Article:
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A minute on the clock – Catherine Roe

06 November 2008 by

Catherine Roe is managing director of concessions at contract caterer Elior, whose Digby Trout Restaurants division is running the café, bar, event catering and public restaurant at the Royal Institution of Great Britain in London. The 18th-century building had its official launch last week after a £22m refurbishment. She spoke to Chris Druce

Caterer Elior had a presence at the institution while the refurbishment was taking place. Was that tough?

Catherine Roe Yes it was quite tough. Christian Kaberg, the general manager, and his team wanted to get going and get stuck in, but it was hard because we were working initially without lifts and with the builders still on site. There were various access issues, making the initial months a real juggling act.

Caterer The institution has been home to 14 Nobel Prize winners and English chemist Michael Faraday and witnessed the discovery of 10 chemical compounds. Is it hard offering something contemporary in a historic venue?

Catherine Roe It can be hard, but it's what Digby Trout is all about - providing services in harmony with the venue. It's the reason you won't see the brand name over the door here, which is often the last thing you'd want at a heritage site. We've been lucky to have a strong steer from the director of the institution, Baroness Greenfield, who came up with the name of the public restaurant, Time & Space.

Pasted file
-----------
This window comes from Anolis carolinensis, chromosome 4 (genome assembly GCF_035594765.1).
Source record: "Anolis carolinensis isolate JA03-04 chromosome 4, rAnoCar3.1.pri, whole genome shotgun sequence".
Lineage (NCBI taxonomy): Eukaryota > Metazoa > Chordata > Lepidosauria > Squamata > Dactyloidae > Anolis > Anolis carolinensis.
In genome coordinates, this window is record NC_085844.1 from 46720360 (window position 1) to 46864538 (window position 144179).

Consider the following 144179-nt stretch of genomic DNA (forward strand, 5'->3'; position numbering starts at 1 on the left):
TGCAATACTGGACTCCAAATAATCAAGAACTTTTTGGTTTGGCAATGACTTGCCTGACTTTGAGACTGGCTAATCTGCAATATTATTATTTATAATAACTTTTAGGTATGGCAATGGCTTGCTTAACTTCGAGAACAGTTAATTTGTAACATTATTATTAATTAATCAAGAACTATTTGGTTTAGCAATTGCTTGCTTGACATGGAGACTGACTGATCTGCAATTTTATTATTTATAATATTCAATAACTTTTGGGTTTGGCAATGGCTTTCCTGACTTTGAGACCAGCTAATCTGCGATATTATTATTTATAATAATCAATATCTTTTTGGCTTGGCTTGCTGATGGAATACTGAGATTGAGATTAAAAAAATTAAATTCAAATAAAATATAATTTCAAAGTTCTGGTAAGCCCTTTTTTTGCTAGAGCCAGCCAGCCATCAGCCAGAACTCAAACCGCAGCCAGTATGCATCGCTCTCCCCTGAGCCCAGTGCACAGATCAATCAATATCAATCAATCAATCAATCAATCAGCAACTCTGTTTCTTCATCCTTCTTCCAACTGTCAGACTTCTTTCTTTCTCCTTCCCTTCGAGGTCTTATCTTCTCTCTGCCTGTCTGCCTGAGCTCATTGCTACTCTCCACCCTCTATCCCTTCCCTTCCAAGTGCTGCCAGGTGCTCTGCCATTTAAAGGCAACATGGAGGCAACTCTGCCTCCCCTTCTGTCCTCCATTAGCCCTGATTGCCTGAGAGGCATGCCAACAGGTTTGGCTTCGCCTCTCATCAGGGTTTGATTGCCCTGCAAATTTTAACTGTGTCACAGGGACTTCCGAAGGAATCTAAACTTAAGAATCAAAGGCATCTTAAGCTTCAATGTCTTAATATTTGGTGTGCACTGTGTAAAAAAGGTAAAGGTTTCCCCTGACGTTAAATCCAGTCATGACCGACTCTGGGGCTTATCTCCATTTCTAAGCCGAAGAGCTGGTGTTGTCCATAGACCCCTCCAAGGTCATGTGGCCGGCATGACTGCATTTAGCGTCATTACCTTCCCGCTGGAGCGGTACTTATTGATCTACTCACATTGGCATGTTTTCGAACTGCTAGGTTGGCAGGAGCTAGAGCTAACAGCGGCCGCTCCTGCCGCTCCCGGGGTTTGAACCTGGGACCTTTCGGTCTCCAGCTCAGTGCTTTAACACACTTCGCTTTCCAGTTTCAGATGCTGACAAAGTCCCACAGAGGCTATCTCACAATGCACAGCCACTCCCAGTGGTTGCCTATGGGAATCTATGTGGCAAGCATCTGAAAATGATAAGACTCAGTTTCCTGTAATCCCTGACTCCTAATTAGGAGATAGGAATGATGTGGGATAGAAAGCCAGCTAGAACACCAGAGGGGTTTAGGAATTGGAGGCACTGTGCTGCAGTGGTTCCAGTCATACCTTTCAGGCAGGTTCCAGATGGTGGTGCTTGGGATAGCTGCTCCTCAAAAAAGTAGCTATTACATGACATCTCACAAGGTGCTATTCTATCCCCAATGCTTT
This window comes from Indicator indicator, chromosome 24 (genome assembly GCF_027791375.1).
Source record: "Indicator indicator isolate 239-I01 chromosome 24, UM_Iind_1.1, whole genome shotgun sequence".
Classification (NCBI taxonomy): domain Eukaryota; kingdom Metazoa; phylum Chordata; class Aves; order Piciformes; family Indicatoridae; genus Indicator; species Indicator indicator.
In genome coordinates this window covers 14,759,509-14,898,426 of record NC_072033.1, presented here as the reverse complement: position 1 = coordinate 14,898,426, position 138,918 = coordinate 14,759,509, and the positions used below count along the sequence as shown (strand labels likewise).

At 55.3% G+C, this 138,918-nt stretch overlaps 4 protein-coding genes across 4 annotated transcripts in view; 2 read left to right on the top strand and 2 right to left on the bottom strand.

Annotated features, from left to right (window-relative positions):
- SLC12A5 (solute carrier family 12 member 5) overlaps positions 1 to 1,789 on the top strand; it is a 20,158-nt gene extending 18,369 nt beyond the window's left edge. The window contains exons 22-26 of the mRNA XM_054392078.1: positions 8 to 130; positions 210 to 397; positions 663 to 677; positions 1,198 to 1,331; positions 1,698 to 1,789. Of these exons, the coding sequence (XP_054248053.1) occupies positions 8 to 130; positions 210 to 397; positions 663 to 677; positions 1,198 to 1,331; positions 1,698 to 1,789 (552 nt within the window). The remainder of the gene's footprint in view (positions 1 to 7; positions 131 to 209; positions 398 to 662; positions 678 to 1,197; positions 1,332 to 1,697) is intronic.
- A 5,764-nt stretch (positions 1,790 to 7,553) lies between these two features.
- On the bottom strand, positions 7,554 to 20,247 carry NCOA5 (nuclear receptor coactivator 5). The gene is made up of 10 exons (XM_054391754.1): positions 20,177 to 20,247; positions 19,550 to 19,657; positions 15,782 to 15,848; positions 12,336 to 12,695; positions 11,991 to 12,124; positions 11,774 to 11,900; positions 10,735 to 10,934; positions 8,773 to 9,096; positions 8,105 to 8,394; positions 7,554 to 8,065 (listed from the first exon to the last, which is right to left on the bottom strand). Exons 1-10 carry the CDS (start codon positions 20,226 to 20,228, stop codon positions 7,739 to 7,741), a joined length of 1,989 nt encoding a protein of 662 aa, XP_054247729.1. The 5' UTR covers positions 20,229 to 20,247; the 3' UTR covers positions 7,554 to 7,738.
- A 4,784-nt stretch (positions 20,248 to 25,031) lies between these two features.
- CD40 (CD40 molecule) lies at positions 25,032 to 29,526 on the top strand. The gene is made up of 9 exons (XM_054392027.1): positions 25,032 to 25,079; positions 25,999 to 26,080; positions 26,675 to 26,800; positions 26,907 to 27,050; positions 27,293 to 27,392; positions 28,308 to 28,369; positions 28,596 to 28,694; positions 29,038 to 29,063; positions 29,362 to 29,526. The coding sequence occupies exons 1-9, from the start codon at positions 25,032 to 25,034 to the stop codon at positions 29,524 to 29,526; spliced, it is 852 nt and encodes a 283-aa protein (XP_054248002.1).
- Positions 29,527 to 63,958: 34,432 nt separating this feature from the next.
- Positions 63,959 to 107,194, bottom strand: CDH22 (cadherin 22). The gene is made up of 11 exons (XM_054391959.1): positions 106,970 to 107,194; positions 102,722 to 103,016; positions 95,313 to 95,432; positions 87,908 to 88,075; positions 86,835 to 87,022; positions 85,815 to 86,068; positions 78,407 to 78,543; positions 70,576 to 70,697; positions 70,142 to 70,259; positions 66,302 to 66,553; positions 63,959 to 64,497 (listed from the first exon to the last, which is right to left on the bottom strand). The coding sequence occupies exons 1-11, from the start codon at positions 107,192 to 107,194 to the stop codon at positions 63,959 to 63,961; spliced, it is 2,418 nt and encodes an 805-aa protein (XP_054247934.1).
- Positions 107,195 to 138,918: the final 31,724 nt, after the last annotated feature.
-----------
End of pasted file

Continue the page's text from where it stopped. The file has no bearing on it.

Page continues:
CatererTell us more about Time & Space.

Catherine Roe The name reflects the fact that we all need time and space and, of course, ties in with the scientific reputation of the institution [which continues to hold weekly lecturers in its Faraday Theatre]. There's no music in the 60-seat restaurant, which has a modern English menu created by our consultant chef Anton Edelmann together with head chef Julian Ward. Julian has worked with Gordon Ramsay, Marco Pierre White and Anton at the Savoy. It's important that we get it right, as the restaurant will provide the majority of our business.

CatererIs it a tough time to be establishing a new restaurant in the current economic climate?

Catherine Roe We've had the restaurant running since September and ultimately aim to open it six to seven days a week. We're lucky in that the institution attracts a range of people, from the public walking in off the street to use the restaurant and bar, to school trips, corporate events and events for the members.

CatererAnd how is the slowdown affecting the concession business as a whole?

Catherine Roe It gives me the occasional sleepless night but the diversity of the business has helped and, while some contracts are down, others are up. The poor weather this summer didn't help. At our retail contracts, such as House of Fraser, there are fewer people spending money, but it varies enormously. When the kids are on half-term we notice a change and, when it's sunny, tourist locations like Hampton Court do well.

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